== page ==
The mission of the Baywood Neighborhood Association (BNA) is to enrich our Baywood neighborhood through civic representation, local initiatives, community involvement and a partnership with the City of San Mateo.
Baywood has a long and rich history that we invite you to learn about:
Baywood: A History
Adapted from Conrad C. Rankin’s "Baywood History" (date unknown)
The neighborhood known as Baywood was originally part of the Rancho de las Pulgas land grant from Spain to a distinguished Arguello family. The Pulgas Rancho was noted for the fertility of its soil and the richness of its grazing lands. And the part which we know as “Baywood” was the favorite place in all the countryside for fiestas; senoritas danced beneath its shade trees and caballeros spurred their horses over the open spaces.
Eventual landowners Frederick W. Macondray and his wife sold a 377 acre plot of the rancho to John Parrott on February 1, 1860 for $30,000. Legend says John Parrott fell in love with this area years before, when he and William D.M. Howard camped on the banks of San Mateo Creek after being chased by a bear. Besides a stand of oak and bay trees (on what is now approximately 120 West Third Avenue), John Parrott built his beloved “Baywood” mansion in 1868.
John Parrott (1811-1884) was a Virginia gentleman who served as U.S. Consul in Mazatlan, Mexico from 1837 to 1850, made his fortune in banking and merchandising after having settled in San Francisco in 1850. While living on his spacious Baywood estate, Mr. Parrott and his wife, Abbey Meagher Parrott (1829-1917) and seven children, had a deep love for horses, trees and flower gardens. John Parrott brought from his native Virginia a deep love of trees and flowers. Baywood's fertile soil and golden sunshine inspired him to transform several acres around his mansion into spacious flower beds with trim hedges and ground cover with shrubs and grasses. And he supplemented the estate’s native bay and oak trees with redwood, eucalyptus, acacias, magnolias, sycamores, chestnut, palm, spruce and pine trees. In fact, John Parrott named his beloved estate “Baywood” in honor of a cluster of Bay trees on the property. Famous since the earliest Spanish days, Parrott was enamored with the trees’ enormous height and spread of branches. Besides being a horticulturist, Mr. Parrott maintained a well stocked horse ranch on what is now the Baywood Subdivision of San Mateo.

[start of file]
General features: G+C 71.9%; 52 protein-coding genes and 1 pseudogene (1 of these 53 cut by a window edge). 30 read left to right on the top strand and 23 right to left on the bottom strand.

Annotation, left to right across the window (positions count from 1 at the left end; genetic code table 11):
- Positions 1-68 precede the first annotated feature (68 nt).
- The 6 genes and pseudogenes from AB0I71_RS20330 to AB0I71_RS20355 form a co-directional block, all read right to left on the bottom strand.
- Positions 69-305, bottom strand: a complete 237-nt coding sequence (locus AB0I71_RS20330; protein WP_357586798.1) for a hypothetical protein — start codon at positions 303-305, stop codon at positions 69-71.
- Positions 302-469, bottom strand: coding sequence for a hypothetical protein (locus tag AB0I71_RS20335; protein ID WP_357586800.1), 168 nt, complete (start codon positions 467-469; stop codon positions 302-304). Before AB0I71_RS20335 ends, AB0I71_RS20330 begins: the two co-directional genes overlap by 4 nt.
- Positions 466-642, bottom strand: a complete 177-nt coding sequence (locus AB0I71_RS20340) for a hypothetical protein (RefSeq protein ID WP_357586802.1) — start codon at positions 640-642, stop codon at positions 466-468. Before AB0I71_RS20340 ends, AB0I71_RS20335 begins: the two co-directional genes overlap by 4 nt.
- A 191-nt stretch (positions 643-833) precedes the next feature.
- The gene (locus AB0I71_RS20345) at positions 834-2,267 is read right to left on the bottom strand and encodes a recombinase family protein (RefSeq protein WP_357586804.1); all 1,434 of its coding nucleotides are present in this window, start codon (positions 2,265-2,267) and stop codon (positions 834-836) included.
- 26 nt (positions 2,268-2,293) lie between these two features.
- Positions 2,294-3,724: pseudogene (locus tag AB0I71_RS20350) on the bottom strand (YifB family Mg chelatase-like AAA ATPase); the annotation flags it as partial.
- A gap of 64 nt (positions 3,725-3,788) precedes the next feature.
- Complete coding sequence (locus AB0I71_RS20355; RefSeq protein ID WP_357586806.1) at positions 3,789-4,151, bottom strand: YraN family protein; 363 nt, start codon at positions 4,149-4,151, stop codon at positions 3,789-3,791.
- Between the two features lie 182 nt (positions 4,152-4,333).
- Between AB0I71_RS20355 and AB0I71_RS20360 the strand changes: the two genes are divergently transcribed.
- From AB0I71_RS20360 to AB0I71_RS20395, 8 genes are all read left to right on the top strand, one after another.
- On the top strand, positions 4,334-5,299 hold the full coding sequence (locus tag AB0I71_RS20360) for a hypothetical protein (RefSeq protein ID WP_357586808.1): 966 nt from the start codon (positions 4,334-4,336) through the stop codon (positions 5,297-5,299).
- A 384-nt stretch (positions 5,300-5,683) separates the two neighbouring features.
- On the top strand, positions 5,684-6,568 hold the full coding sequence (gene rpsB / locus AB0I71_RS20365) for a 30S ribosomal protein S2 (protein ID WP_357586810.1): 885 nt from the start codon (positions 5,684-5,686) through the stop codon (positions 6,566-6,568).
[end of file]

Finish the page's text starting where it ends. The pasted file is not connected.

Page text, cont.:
Before Baywood could be built into a subdivision, it had to cede from Hillsborough and be annexed to the City of San Mateo. This was accomplished when the gardeners and Parrott family members living on the country estate cast five votes to give San Mateo one of its most valuable subdivisions on June 15, 1927. The Dunn Williams Company purchased the 377 acre Baywood Estate from the Parrott Investment Company for $850,000. Baywood’s first subdivision consisted of 114 acres, which produced 445 lots for single family dwellings and 27 acres for apartment house sites. Groundbreaking for Baywood’s first model home also occurred on July 6, 1927. Lots sales were managed by Raybould & Johnson and ranged in price from $3,000 to $5,500 each.
The Bay tree located at Fifth and Dartmouth Avenues was honored with the establishment and dedication of a 35,000 square foot mini park by the City of San Mateo on May 12, 1979. The enormous Bay tree measures 20 feet in circumference and stands 70 feet tall. It is over 300 hundred years old and is one of the three oldest Bay trees in California. The mini park was purchased by the City for $143,000 in 1973. Part of the funds to purchase this park came from donations by individuals and organizations, who purchased one square foot parcels in the park for $7.62.
Baywood is a delightful place to live.
Your BNA Board
Michael Nash, President
Roger Oser, Vice President
Lisa Diaz Nash, Vice President
Scott Long, Treasurer
Doug Goldberg, Secretary
Mark Grieco, Former President
Teresa Rose, Islands Captain
Margaret Nieman, Baywood Historian
Chris Walsh, Board Director